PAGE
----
This is again one of those which gets the media all hyped out, without checking the facts; yesterday’s headlines all sounded like this: ‘“Wanted: ‘Adventurous woman’ to give birth to Neanderthal man — Harvard professor seeks mother for cloned cave baby” – newspapers like the Daily Mail were all over it.
“We have lots of Neanderthal parts around the lab. We are creating Neanderthal cells. Let’s say someone has a healthy, normal Neanderthal baby. Well, then, everyone will want to have a Neanderthal kid. Were they superstrong or supersmart? Who knows? But there’s one way to find out.”, said Harvard geneticist George M. Church.
This quote, combined with a healthy dose of wrong translation led to the idea that he was actually searching for a woman to give birth to a cloned, Neanderthal baby; not that this is impossible or anything like this – but this is not what he said.
How it really happened
“The real story here is how these stories have percolated and changed in different ways,” said Church, a Harvard geneticist who helped kick off the Human Genome Project. “I’m sure we’ll get it sorted out eventually.”
He blames the confusion on a mistranslated and misinterpreted interview in the German magazine Der Spiegel; basically he said that this might be happening some day in the future, and the media got the idea that he was actually doing it.
“I’m certainly not advocating it,” Church said. “I’m saying, if it is technically possible someday, we need to start talking about it today.
He also explained that e was not even involved in the sequencing of Neanderthal DNA — a project that enabled many people to track their ancestry back to Neanderhtalian days. He also added that in the ~500 interviews he has given in 25 years of work, this is the only one that has spiraled out of control. Admirably though, he wants to make the most of this rather awkward situation:“I’m not going to run away. … I want to use it as an educational moment to talk about journalism and technology.”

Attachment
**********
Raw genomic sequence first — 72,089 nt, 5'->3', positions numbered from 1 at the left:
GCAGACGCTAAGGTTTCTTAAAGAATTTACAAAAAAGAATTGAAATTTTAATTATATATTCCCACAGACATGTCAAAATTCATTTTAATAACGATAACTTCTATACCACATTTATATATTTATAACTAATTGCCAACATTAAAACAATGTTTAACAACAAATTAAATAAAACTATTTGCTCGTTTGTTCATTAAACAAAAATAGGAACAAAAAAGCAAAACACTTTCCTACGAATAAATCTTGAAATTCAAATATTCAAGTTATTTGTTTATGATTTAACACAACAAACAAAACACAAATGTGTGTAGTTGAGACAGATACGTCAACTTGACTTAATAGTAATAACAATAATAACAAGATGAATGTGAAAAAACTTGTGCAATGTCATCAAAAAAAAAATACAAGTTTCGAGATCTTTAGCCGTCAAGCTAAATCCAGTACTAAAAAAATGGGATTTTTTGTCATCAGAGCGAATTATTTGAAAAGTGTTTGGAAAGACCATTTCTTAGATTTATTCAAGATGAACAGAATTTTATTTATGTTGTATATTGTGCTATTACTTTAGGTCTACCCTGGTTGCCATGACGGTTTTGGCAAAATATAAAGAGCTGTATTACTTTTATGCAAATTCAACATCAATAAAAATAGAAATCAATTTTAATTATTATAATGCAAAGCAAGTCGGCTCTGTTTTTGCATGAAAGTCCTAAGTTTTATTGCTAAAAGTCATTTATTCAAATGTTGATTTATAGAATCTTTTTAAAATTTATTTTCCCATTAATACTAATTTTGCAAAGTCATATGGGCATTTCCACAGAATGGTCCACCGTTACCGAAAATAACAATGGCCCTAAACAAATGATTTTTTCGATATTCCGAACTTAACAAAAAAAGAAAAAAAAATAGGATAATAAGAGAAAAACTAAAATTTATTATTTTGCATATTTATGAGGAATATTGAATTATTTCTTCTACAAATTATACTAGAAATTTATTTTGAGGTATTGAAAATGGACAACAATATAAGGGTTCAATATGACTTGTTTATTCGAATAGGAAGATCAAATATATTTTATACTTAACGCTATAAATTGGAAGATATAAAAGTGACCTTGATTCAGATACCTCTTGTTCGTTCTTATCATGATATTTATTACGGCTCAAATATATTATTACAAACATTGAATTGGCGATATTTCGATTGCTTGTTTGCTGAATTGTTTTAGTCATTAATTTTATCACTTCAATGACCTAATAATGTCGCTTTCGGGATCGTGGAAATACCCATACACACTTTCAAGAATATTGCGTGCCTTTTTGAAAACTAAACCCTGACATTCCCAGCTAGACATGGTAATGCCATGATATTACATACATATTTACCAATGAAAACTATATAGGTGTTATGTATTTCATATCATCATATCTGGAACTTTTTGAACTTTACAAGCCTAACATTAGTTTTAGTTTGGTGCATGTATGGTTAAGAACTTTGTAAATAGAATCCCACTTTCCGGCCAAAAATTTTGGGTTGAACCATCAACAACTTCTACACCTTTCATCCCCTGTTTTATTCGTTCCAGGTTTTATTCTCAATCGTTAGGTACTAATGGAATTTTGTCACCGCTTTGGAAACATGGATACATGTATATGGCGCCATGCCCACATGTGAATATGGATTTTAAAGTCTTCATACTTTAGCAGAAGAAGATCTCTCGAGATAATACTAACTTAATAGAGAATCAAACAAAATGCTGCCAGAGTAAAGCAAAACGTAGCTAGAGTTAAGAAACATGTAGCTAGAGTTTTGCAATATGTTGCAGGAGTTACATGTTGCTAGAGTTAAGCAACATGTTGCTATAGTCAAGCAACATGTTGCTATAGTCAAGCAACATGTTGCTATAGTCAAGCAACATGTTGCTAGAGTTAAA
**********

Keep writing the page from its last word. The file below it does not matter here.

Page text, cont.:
“I’m not going to run away. … I want to use it as an educational moment to talk about journalism and technology.”
Morals and Neanderthals
So, for the sake of discussion, let’s analyze the possibility of a Neanderthal baby actually being cloned, brought to this world with a decent chance to survive. Would this be ethical? Would this have any benefits? Yes, it could have several benefits. Neanderthals have bigger brains then us, and it’s possible that as individuals, they could become smarter than us. Even more important, they would provide genetic diversity. As our society gets swallowed up by globalization, we tend to become more and more a monoculture every day – or at least several monocultures – which puts us in a great risk of perishing. However, it would take many, many years until cloned Neanderthals could actually help us here, but it’s a (far fetched) possibility.
But about ethics… It’s really anybody’s word here. Today, we tend to define what’s ethical as what society’s general consensus is, and there’s no general consensus here. So what do you think?